Objective: Effective monitoring and treatment are needed to address the elevated rates of medical comorbidity among individuals with serious mental illnesses. This study examined the feasibility and potential effectiveness of an automated telehealth intervention, supported by nurse health-care management, among adults with serious mental illnesses and chronic medical conditions.
Methods: We conducted a single-arm pilot trial with 70 individuals with serious mental illnesses and chronic medical conditions who were medically unstable (determined by treatment team or defined as multiple emergency room visits/hospitalizations within the past year). The telehealth intervention was delivered for 6 months with feasibility and acceptability as the primary outcomes. Measures of illness management self-efficacy, psychiatric symptoms, subjective health status, health indicators, and service use were also collected at baseline and at 6 months.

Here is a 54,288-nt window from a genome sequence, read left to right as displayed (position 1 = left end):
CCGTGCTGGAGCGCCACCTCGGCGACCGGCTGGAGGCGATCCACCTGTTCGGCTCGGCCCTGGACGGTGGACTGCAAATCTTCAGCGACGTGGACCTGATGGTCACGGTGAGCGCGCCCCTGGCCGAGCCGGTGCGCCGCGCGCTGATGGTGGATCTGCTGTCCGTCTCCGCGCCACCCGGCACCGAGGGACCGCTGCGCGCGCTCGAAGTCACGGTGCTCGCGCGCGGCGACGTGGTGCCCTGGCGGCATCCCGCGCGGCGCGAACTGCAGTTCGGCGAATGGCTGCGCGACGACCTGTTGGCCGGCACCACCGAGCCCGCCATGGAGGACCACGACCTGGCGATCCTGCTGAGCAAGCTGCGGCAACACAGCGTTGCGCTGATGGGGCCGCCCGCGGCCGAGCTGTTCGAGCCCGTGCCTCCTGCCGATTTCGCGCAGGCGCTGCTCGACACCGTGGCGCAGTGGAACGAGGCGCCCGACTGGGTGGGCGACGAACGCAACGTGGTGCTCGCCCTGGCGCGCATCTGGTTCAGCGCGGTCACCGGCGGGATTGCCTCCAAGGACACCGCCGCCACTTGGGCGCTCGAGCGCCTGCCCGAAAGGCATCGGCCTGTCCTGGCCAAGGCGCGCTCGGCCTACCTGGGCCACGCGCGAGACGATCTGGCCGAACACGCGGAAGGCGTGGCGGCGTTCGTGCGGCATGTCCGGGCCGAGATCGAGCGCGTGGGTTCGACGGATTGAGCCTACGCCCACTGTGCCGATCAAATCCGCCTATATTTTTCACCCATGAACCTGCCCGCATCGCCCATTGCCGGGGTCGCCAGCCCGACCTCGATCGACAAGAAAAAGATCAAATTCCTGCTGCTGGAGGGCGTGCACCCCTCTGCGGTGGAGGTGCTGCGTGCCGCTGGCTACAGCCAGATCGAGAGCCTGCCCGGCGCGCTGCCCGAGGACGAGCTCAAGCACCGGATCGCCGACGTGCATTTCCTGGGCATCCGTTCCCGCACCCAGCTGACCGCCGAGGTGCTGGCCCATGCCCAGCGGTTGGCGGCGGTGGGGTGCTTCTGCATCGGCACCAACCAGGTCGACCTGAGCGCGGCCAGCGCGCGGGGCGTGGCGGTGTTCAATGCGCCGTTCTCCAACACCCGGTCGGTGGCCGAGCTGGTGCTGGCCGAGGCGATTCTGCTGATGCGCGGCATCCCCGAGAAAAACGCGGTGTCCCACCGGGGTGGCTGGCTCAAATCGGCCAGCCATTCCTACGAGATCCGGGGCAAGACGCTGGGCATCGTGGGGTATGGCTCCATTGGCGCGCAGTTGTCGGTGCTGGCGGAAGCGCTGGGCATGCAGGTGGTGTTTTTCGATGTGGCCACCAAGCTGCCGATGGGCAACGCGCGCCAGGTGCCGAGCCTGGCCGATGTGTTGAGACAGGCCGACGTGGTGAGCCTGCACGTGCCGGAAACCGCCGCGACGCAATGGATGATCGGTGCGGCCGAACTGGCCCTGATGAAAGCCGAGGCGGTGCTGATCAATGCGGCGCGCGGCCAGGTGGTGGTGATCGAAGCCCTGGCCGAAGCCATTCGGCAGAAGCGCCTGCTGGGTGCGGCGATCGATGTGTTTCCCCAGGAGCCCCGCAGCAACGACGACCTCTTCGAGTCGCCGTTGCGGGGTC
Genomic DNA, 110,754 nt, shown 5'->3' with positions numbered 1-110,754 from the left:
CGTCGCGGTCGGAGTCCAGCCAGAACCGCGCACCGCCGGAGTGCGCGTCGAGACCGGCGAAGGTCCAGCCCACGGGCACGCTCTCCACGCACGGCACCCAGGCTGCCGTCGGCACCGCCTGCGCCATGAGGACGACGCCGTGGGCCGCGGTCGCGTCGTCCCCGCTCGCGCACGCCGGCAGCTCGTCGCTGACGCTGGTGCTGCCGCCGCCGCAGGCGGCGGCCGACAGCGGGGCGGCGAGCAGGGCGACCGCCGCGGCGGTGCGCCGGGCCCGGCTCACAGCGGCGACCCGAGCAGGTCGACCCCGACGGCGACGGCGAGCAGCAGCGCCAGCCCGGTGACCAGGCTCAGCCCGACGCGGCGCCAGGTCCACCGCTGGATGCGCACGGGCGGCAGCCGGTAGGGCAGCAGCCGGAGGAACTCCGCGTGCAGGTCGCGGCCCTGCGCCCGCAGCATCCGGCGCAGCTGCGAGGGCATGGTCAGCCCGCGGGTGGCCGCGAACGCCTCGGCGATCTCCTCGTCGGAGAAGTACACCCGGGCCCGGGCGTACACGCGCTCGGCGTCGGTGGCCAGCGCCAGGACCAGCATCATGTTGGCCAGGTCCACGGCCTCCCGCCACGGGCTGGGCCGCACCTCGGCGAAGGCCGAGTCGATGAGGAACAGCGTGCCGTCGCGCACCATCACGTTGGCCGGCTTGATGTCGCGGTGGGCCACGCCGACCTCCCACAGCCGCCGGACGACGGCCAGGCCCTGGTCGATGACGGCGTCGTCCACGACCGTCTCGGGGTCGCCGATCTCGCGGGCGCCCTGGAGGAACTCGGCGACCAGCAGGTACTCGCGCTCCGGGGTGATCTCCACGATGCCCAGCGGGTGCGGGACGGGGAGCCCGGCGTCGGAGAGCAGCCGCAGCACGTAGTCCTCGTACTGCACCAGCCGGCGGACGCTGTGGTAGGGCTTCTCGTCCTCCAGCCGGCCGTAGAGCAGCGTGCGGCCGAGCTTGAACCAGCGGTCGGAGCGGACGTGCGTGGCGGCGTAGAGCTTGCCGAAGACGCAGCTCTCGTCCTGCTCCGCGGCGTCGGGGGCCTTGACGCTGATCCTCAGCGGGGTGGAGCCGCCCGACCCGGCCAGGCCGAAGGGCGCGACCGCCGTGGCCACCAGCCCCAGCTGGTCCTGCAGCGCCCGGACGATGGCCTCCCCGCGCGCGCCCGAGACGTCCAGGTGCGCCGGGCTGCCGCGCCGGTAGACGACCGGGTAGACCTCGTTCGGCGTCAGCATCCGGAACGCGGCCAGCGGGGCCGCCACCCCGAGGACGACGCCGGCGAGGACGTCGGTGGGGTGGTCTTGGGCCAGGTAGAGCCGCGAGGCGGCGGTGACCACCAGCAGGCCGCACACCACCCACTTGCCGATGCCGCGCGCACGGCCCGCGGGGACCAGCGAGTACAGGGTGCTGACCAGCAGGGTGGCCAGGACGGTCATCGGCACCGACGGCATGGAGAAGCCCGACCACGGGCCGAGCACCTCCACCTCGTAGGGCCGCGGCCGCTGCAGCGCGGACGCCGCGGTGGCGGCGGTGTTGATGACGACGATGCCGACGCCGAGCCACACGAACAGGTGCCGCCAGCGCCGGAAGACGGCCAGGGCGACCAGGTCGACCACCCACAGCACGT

Results: Most individuals (n = 62; 89%) participated in at least 70% of the telehealth sessions. Participation was associated with improvements in self-efficacy for managing depression and diastolic blood pressure. Almost all participants (n = 68; 98%) rated their understanding of their medical condition as "much better" or "somewhat better" postintervention. Among a subgroup of individuals with diabetes, decreases in fasting blood glucose were achieved, and among those with diabetes and major depression or bipolar disorder there were reductions in urgent care and primary care visits.
Conclusions and implications for practice: These results demonstrate the feasibility and acceptability of automated telehealth supported by a nurse care manager and the potential effectiveness of this technology in improving self-management of psychiatric symptoms and chronic health conditions among these high-risk individuals.
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